Speaking of delicious meals, another myth Taylor is happy to squash is the belief that vegan food is bland and boring. “Veganism isn’t about eating super boring salads, it’s super colorful,” shares Taylor. “I’m not afraid to have dessert or go to a vegan food truck event. I always tell people that you shouldn’t feel like you’re on a super strict diet all year, that’s not fun.” Because while Taylor does follow a more traditional bodybuilder diet when it comes to reaching a specific goal, such as a photoshoot, she’s learned over time to be less strict and to give herself a break. “For a long time, I struggled with episodes of depression and anxiety that would hold me back in areas of my life. I used dance and fitness to cope, but they didn’t cure the root issue,” shares Taylor. “Around the time that I decided to go vegan, I was going through a very difficult time. Whenever we go through difficult times, we’re always focused on the ‘I.’ I feel sad, I feel lonely, I’m in a dark place. You isolate yourself and are so focused on your ego, that you don’t get anywhere.” By putting her focus on extending kindness to the environment and animals through a vegan diet, she learned to also have kindness for herself and to not succumb to the temptations of disordered eating. “It took the focus off being in a tornado of my own issues and opened my eyes to the world,” says Taylor. “That’s been extremely helpful and I’ve found that a lot of my clients find that having more compassion for the world allows them to have more compassion for themselves.”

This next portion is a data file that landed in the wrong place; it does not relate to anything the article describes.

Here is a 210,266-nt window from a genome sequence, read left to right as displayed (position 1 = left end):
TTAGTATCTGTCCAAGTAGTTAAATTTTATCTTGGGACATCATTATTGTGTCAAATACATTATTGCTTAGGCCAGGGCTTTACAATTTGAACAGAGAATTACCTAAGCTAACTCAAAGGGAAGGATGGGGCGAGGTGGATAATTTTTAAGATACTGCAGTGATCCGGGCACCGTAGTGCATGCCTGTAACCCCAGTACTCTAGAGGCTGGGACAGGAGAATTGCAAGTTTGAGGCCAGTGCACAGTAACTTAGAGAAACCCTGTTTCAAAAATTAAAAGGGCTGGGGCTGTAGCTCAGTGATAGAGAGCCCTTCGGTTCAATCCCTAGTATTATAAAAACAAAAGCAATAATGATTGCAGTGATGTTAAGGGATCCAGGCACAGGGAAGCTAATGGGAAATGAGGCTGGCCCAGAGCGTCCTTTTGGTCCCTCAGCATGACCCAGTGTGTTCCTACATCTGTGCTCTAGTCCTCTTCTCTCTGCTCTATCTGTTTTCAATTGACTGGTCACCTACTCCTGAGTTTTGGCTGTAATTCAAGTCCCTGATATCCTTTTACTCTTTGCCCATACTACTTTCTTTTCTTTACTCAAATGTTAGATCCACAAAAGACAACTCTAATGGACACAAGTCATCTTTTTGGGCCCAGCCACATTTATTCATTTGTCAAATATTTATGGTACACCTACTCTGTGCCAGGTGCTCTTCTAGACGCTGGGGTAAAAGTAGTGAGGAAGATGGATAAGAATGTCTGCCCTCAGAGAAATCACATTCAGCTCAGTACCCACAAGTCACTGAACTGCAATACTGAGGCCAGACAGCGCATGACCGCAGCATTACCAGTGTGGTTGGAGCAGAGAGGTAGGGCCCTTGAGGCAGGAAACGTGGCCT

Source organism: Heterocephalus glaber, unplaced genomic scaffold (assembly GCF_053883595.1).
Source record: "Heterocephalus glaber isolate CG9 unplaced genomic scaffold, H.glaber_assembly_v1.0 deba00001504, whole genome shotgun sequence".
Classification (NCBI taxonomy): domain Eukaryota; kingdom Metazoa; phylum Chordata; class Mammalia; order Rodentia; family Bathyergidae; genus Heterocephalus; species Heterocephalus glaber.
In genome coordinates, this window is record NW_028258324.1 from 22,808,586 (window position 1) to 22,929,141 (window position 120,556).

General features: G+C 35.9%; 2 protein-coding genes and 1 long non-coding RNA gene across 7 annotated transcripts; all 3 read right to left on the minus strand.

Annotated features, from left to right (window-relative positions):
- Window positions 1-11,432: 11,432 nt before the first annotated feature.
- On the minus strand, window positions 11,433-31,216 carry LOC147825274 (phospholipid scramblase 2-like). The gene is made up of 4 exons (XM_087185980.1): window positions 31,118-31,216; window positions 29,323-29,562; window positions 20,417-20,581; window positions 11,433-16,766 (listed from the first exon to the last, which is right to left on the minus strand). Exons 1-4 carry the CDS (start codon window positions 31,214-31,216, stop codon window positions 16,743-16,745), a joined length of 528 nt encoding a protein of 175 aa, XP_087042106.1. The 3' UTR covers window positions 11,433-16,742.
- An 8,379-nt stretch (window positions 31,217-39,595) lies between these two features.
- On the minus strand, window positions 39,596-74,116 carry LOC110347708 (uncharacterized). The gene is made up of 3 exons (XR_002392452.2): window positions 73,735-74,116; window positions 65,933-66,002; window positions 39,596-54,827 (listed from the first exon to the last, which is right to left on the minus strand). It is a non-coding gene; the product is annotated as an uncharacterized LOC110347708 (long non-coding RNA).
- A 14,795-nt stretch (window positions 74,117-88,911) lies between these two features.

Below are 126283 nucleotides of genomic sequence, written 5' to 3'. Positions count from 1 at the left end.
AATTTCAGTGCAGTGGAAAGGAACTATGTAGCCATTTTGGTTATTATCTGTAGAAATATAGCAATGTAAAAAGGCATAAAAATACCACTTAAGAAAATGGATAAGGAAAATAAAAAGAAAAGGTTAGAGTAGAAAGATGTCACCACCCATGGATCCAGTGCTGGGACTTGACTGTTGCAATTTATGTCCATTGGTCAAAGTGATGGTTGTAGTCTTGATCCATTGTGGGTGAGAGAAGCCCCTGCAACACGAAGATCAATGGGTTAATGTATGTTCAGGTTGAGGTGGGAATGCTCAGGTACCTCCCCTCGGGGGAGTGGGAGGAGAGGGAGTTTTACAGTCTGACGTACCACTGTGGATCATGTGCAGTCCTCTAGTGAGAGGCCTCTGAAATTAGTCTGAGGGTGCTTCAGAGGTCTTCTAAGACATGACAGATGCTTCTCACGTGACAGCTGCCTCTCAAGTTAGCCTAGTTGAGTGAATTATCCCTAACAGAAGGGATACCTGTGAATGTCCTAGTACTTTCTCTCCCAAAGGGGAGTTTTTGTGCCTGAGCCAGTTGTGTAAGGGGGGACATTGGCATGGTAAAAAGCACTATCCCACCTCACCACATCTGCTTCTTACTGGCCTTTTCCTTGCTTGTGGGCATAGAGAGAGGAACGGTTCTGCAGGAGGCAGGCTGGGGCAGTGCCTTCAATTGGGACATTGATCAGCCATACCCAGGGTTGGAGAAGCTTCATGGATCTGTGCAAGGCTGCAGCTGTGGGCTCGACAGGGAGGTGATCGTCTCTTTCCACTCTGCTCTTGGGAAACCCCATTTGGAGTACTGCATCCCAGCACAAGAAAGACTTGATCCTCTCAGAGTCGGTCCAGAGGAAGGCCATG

While many people are able to put aside the misconceptions about protein and the colorful variety that a plant-based lifestyle provides, perhaps the biggest obstacle to overcome is vegans themselves. The vegan community has a reputation for housing a number of pretentious extremists, with many turning away from the movement because of these individuals. However, Taylor sees a different side to this community. “There will always be people who act very extreme and can be offensive or harsh to people that aren’t in their group, but the majority of this community is coming from a place of love,” shares Taylor. “Everyone that goes vegan is doing so because they love themselves and want to be healthier, because they love the planet or they love animals. But my way of promoting veganism is not through telling people that they’re doing something wrong because I used to eat meat too. I try to educate people and set the example to allow people to come to their decision on their own.”